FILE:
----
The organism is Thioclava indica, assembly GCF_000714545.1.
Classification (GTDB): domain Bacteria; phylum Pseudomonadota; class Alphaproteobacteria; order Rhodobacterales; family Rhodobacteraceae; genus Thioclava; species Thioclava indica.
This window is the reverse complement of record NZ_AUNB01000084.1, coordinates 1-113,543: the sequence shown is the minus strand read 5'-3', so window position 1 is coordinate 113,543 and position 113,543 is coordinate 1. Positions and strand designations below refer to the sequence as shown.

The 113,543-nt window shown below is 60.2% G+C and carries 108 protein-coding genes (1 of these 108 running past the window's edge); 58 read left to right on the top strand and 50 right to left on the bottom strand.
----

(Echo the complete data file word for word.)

The organism is Thioclava indica, assembly GCF_000714545.1.
Classification (GTDB): domain Bacteria; phylum Pseudomonadota; class Alphaproteobacteria; order Rhodobacterales; family Rhodobacteraceae; genus Thioclava; species Thioclava indica.
This window is the reverse complement of record NZ_AUNB01000084.1, coordinates 1-113,543: the sequence shown is the minus strand read 5'-3', so window position 1 is coordinate 113,543 and position 113,543 is coordinate 1. Positions and strand designations below refer to the sequence as shown.

The 113,543-nt window shown below is 60.2% G+C and carries 108 protein-coding genes (1 of these 108 running past the window's edge); 58 read left to right on the top strand and 50 right to left on the bottom strand.